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Reply with quote  #5 
What's your budget? Merged with a nice ceramic coated phatboy or the like's always nice. Good tone, and tucks out of the way.

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theredbarn

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Reply with quote  #6 

A-1 Sidewinder with hideaway muffler, Pricey but well worth it. Sounds amazing too!


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odyssey704

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Reply with quote  #7 
I would rather not spend over $400 at this point.  I'm really looking for value for the money.  I'll check out all the recommendations.  I appreciate the responses.

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'76 Super 'Vert
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bumblebee73

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Reply with quote  #8 
my answer is yes and no, my older brother bought an empi 1 5/8th merged ceramic header and stinger , for his dune buggy , the car sits more than it is drivven, and rust is forming in spots all over the system. i had a good tri-mil ceramic coated euro muffler for 2 years and never showed any rust.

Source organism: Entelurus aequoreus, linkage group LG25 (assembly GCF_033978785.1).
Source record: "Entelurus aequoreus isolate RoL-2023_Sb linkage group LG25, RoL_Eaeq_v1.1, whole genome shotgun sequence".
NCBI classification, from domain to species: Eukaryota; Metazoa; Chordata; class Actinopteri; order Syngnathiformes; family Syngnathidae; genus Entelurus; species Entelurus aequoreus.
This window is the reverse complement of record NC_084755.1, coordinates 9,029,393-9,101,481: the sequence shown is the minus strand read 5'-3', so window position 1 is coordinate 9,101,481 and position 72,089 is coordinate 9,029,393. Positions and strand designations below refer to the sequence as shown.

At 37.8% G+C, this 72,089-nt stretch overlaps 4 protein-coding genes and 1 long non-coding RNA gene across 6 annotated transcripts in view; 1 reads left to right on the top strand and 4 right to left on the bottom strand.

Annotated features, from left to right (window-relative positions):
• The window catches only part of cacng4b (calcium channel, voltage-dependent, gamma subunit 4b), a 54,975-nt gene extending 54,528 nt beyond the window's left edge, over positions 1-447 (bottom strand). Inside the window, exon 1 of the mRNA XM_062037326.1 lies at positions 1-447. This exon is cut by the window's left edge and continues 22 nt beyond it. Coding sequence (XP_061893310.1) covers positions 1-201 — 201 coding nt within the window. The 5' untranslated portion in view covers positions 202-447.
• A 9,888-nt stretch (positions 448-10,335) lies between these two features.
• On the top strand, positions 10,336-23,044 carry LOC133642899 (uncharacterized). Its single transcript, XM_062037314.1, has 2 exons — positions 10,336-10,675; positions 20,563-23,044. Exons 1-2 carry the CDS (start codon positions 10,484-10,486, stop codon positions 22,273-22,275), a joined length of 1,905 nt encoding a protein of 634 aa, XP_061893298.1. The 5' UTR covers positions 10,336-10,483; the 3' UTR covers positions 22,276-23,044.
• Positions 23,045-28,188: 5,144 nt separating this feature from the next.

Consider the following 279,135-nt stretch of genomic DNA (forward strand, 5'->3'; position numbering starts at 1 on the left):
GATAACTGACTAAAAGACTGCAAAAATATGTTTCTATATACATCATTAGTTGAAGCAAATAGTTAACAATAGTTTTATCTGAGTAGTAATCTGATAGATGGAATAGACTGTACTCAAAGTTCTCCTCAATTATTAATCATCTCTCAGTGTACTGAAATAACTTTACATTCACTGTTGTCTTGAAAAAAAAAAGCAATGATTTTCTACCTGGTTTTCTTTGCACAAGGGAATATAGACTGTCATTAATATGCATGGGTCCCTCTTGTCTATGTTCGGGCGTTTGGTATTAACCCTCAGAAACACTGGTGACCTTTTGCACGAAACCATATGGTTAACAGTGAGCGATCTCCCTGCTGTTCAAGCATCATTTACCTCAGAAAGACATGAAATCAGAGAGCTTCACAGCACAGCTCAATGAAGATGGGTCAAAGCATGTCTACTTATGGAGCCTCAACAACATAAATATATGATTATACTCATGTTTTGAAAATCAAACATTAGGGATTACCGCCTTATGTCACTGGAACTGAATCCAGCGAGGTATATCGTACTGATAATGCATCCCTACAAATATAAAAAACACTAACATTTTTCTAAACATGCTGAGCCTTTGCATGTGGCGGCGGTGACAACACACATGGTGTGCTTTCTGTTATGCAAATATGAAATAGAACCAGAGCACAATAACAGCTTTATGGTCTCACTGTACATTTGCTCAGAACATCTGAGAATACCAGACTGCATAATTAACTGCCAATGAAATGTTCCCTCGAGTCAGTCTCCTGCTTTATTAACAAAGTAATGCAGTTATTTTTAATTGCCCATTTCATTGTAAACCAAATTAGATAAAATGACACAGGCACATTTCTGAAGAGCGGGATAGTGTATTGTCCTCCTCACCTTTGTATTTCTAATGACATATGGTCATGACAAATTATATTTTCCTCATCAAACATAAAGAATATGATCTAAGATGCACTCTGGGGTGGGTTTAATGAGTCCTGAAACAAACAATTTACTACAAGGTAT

if you want quality you got to go good .


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Ryan

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Reply with quote  #9 
It depends on 'who' does the coating.  I'm sure an EMPI ceramic coated system is no where near the same quality as one done by HPC or JetHot.  My Kymco header is so-so, the coating cost an extra $100 and it's got some discoloration, but no real rust.  Chances are it'll polish out if I really wanted to.  Cheap coating will cost less than that and good coatings will run $150-$200 for complete systems.
Worth it???  Definatley.  It keeps the heat in the header and away from the engine.  If you run a full flow oil system that means easier hose routing since you can go right past the header.  It also keeps heat off the rear apron protecting your paint.  Likewise it keeps the j-tubes from radiating excess heat back into the heads where they pass under them.  --Ryan
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subwayaz

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Reply with quote  #10 
I have always gone with a header and simple quiet pack attached.  Not fancy but does the job provides slightly better horses and in my humble opinion sounds better than the stock exhaust.  Did I also mention cost friendly

And I have owned several Super Beetles